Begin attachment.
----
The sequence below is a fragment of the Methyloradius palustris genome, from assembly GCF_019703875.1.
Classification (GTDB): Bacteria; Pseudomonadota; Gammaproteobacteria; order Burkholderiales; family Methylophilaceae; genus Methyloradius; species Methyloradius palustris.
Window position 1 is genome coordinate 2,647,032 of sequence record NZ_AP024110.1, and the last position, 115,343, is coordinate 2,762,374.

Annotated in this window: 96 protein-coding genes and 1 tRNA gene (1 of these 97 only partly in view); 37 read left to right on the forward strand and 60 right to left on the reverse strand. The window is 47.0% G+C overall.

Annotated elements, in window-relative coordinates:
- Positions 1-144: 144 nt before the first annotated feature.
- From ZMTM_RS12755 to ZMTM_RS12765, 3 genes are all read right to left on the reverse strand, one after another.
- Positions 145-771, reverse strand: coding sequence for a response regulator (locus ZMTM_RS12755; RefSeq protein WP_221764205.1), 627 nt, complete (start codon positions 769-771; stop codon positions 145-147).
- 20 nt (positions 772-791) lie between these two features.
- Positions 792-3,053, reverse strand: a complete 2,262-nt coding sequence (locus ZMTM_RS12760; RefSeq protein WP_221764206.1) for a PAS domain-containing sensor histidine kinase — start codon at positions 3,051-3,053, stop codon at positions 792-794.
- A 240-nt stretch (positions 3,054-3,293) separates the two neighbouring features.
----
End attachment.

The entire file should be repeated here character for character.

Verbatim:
The sequence below is a fragment of the Methyloradius palustris genome, from assembly GCF_019703875.1.
Classification (GTDB): Bacteria; Pseudomonadota; Gammaproteobacteria; order Burkholderiales; family Methylophilaceae; genus Methyloradius; species Methyloradius palustris.
Window position 1 is genome coordinate 2,647,032 of sequence record NZ_AP024110.1, and the last position, 115,343, is coordinate 2,762,374.

Annotated in this window: 96 protein-coding genes and 1 tRNA gene (1 of these 97 only partly in view); 37 read left to right on the forward strand and 60 right to left on the reverse strand. The window is 47.0% G+C overall.

Annotated elements, in window-relative coordinates:
- Positions 1-144: 144 nt before the first annotated feature.
- From ZMTM_RS12755 to ZMTM_RS12765, 3 genes are all read right to left on the reverse strand, one after another.
- Positions 145-771, reverse strand: coding sequence for a response regulator (locus ZMTM_RS12755; RefSeq protein WP_221764205.1), 627 nt, complete (start codon positions 769-771; stop codon positions 145-147).
- 20 nt (positions 772-791) lie between these two features.
- Positions 792-3,053, reverse strand: a complete 2,262-nt coding sequence (locus ZMTM_RS12760; RefSeq protein WP_221764206.1) for a PAS domain-containing sensor histidine kinase — start codon at positions 3,051-3,053, stop codon at positions 792-794.
- A 240-nt stretch (positions 3,054-3,293) separates the two neighbouring features.